Of course, all five charged. Battle was joined, as it so often is, at the doorway. Aniria tried to help, but with no armor and only a stick of firewood for a weapon, she wasn’t all that effective and soon fell back, wounded. Timi was knocked unconscious and Shadow had to drag her out of the melee. In the end, everyone was wounded, some badly, but only one troglodyte remained standing against them. It chose to turn and flee rather than carry on. The party chose to let it go, rather than pursue.

Once more entirely out of spells and low on hit points, the party decided to go to ground again, in the trogs’ old room.

 

D&D Known World, Session #4: The Endless Tunnels play tricks

The kids’ D&D adventures continue, this time with a couple of guests. As of last session, Styx had become a 4th-level thief, while Shadow is still a 3rd-level magic-user. This time, they were joined by a couple of guest players, bringing in some new PCs: Arnt Knott and his identical twin brother, Nautical, both 2nd-level fighters, and Kohncrete Sinderbloke, a 2nd-level dwarf. The party was rounded out by the surviving henchmen and hirelings: Bob the Goblin, who failed his save and therefore continued on, still charmed; Anya the 2nd-level cleric, now receiving spells; and Timi, 1st-level halfling.

This session, the kids experienced several classic D&D moments for the first time. Sadly, one of those classic moments was a squabble within the party over magical treasure, explaining why the session came to a somewhat-abrupt end. On a happier note, after looking at some of the illustrations in the Cyclopedia, they finally realized that “halfling” means “hobbit”. Much to their relief: it turns out they had been worrying that Timi’s hairy feet were a sign of something sinister. 🙂

As for our guests… They were adults with D&D experience, but only going back so far as 2nd Edition. They seemed a little appalled at some of the differences: “3d6 in a row” was one thing, but “Dwarf is a class” needed some explaining. They were good sports about the weirdness, though, even when… well, it’ll come up in the story. The guest PCs come in partway through the story.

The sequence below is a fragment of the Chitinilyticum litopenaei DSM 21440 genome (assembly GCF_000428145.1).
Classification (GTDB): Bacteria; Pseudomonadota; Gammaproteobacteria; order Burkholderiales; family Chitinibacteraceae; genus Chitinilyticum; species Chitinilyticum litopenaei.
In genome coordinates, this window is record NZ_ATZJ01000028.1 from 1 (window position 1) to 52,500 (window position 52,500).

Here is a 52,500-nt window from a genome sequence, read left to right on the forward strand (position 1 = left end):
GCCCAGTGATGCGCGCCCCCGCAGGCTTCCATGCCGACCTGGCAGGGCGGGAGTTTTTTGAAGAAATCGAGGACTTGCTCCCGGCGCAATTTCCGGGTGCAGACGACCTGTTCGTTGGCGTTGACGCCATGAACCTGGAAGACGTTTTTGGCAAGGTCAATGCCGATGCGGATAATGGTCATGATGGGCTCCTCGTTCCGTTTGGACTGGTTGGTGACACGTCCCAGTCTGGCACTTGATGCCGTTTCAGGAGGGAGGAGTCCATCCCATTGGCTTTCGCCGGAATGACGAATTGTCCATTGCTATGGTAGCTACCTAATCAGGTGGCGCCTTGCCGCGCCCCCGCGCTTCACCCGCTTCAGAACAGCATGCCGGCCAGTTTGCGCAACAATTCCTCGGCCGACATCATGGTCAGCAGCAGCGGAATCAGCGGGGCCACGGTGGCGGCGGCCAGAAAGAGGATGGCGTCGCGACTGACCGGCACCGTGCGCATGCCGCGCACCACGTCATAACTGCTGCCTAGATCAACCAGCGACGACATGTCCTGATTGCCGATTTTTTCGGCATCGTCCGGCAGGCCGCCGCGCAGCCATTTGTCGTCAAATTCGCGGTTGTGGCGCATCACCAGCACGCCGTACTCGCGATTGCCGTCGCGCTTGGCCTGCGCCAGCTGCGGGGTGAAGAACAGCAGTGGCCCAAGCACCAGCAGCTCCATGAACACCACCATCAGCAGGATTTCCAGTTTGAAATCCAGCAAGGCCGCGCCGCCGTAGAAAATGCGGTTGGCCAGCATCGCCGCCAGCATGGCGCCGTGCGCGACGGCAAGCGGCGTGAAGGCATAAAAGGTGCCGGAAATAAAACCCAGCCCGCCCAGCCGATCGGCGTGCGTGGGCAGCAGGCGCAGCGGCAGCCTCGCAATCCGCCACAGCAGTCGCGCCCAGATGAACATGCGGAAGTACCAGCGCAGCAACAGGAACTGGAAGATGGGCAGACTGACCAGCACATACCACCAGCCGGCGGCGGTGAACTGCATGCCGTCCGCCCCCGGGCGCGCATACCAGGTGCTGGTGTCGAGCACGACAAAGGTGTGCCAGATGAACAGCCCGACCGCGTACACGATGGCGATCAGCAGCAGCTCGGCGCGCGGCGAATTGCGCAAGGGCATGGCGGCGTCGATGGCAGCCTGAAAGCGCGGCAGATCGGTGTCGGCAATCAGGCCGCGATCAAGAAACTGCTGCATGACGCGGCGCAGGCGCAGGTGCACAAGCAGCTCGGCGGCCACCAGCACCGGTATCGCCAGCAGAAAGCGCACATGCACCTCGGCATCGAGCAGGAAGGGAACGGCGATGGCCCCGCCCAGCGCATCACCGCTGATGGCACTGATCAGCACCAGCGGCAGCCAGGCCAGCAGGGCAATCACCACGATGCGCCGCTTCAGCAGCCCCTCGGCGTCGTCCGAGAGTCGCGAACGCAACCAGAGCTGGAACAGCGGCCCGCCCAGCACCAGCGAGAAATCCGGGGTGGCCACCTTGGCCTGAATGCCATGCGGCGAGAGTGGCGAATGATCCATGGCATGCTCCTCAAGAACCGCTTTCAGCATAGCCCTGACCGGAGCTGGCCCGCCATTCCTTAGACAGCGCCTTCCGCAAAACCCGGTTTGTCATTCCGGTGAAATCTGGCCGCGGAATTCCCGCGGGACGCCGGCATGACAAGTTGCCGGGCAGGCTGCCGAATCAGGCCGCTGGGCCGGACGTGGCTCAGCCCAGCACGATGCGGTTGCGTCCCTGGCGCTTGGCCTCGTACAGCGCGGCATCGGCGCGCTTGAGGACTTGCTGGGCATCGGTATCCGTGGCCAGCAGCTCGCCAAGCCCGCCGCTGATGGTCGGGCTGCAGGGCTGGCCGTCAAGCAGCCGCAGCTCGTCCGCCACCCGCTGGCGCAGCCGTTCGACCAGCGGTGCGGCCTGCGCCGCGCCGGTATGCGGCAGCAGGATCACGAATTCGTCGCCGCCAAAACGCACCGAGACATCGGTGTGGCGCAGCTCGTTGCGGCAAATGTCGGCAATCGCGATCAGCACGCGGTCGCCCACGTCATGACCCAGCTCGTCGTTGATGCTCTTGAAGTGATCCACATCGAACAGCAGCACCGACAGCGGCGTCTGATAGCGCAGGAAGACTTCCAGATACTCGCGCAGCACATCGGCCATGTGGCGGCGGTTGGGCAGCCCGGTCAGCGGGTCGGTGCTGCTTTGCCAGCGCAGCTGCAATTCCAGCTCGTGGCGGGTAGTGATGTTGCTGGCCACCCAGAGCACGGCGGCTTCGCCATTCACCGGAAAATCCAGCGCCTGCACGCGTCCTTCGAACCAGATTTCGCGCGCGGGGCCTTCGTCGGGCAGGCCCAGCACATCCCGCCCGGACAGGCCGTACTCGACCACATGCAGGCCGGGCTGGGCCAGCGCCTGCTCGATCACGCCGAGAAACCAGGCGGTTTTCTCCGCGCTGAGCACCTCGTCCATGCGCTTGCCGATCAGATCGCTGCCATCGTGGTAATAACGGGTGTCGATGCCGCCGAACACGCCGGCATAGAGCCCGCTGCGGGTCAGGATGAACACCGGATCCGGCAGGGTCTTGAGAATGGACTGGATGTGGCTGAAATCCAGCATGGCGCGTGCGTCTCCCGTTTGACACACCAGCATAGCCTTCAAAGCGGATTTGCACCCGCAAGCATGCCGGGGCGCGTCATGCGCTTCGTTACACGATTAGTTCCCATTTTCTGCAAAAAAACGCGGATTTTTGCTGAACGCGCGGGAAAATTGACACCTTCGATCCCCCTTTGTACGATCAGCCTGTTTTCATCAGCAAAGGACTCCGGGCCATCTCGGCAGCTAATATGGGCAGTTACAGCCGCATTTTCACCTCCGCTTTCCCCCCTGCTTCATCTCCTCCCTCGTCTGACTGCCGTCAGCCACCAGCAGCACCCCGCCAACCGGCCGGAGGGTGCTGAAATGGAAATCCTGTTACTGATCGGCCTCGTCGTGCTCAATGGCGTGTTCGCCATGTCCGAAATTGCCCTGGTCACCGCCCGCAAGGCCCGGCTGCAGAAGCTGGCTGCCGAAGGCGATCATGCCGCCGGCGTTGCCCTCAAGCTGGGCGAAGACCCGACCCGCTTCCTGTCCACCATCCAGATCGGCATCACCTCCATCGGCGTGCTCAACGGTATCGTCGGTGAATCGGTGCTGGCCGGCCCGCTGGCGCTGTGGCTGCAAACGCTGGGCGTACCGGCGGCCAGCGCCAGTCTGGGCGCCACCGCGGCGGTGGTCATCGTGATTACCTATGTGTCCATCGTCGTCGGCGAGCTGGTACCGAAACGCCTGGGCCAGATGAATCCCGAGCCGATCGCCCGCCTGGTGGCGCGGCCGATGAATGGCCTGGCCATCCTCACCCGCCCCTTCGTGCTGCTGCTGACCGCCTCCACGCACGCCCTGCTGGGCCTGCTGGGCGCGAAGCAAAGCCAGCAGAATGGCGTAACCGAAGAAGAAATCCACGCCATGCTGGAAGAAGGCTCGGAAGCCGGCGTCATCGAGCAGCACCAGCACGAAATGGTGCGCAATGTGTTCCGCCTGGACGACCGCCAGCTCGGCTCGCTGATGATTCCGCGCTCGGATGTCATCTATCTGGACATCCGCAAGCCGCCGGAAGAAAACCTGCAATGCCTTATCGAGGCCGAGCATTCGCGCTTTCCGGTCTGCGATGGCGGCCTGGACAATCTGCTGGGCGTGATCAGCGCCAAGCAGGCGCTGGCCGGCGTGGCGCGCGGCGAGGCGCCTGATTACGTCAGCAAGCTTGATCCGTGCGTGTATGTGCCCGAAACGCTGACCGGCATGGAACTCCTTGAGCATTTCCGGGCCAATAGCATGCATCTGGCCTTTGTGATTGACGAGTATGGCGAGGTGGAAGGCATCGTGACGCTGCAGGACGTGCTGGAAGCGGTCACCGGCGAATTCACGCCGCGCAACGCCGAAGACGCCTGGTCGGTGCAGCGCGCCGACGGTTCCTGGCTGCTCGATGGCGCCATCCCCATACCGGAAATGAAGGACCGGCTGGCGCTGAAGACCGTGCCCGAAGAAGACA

What happened:

After the great haul last time, the whole party was eager to return to the  The Endless Tunnels of Enlandin (copyright © 2003 by Stefan Poag). After consideration of the 3-day travel time to the dungeon, most of the party decided to pack extra rations. Shadow decided he would save the money and live off the land, hunting for food. That didn’t turn out so well, as he was only able to find food on one day of the trip. Rather than let him starve, Timi shared some of her fresh rations with him, after extracting a promise of repayment upon their return to civilization.

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D&D Known World, Session #3: Entrance to the Endless Tunnels

The continuing adventures of the kids’ first D&D characters, using the rules from the Dungeons & Dragons Rules Cyclopedia. Last session, both PCs again leveled up, bringing us to Styx, the 3rd level thief, and the Shadow, 3rd level magic-user. They added a hobgoblin to their charmed gang, so their starting henchmen were Bob the goblin (also known as Boblin and, in formal moments, Robert the Goblin) and the hobgoblin, variously referred to as Steve, Joe, Steve-Joe, Joven (half Joe, half Steven), and “hey you”.